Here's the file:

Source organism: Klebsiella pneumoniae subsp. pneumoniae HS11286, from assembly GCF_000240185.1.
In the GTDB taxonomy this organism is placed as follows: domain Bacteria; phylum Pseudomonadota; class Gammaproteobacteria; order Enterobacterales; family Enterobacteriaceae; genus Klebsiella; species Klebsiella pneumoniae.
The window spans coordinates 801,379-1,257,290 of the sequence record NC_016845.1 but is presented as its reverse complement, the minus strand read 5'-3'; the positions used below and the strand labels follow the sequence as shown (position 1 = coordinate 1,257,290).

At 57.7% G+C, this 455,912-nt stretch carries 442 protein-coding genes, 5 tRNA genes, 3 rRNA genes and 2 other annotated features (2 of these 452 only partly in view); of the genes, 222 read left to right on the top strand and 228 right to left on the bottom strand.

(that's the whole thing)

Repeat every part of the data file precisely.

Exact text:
Source organism: Klebsiella pneumoniae subsp. pneumoniae HS11286, from assembly GCF_000240185.1.
In the GTDB taxonomy this organism is placed as follows: domain Bacteria; phylum Pseudomonadota; class Gammaproteobacteria; order Enterobacterales; family Enterobacteriaceae; genus Klebsiella; species Klebsiella pneumoniae.
The window spans coordinates 801,379-1,257,290 of the sequence record NC_016845.1 but is presented as its reverse complement, the minus strand read 5'-3'; the positions used below and the strand labels follow the sequence as shown (position 1 = coordinate 1,257,290).

At 57.7% G+C, this 455,912-nt stretch carries 442 protein-coding genes, 5 tRNA genes, 3 rRNA genes and 2 other annotated features (2 of these 452 only partly in view); of the genes, 222 read left to right on the top strand and 228 right to left on the bottom strand.